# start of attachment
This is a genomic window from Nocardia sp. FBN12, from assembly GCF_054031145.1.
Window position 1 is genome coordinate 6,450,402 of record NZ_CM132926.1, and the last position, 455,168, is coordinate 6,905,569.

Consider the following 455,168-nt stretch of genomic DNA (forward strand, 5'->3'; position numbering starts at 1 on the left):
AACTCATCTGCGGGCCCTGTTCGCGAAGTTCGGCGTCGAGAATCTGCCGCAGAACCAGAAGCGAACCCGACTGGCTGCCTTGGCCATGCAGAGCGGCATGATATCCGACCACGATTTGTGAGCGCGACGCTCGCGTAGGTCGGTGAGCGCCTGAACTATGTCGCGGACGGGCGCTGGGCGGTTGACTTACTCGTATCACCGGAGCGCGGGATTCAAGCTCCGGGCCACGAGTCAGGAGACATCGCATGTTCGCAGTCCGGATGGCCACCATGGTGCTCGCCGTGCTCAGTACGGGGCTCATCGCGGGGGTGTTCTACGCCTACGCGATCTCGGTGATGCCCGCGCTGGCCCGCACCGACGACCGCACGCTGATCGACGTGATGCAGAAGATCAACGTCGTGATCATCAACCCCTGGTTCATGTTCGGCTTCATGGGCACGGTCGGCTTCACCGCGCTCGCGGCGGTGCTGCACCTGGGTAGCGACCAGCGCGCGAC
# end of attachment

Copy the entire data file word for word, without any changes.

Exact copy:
This is a genomic window from Nocardia sp. FBN12, from assembly GCF_054031145.1.
Window position 1 is genome coordinate 6,450,402 of record NZ_CM132926.1, and the last position, 455,168, is coordinate 6,905,569.

Consider the following 455,168-nt stretch of genomic DNA (forward strand, 5'->3'; position numbering starts at 1 on the left):
AACTCATCTGCGGGCCCTGTTCGCGAAGTTCGGCGTCGAGAATCTGCCGCAGAACCAGAAGCGAACCCGACTGGCTGCCTTGGCCATGCAGAGCGGCATGATATCCGACCACGATTTGTGAGCGCGACGCTCGCGTAGGTCGGTGAGCGCCTGAACTATGTCGCGGACGGGCGCTGGGCGGTTGACTTACTCGTATCACCGGAGCGCGGGATTCAAGCTCCGGGCCACGAGTCAGGAGACATCGCATGTTCGCAGTCCGGATGGCCACCATGGTGCTCGCCGTGCTCAGTACGGGGCTCATCGCGGGGGTGTTCTACGCCTACGCGATCTCGGTGATGCCCGCGCTGGCCCGCACCGACGACCGCACGCTGATCGACGTGATGCAGAAGATCAACGTCGTGATCATCAACCCCTGGTTCATGTTCGGCTTCATGGGCACGGTCGGCTTCACCGCGCTCGCGGCGGTGCTGCACCTGGGTAGCGACCAGCGCGCGAC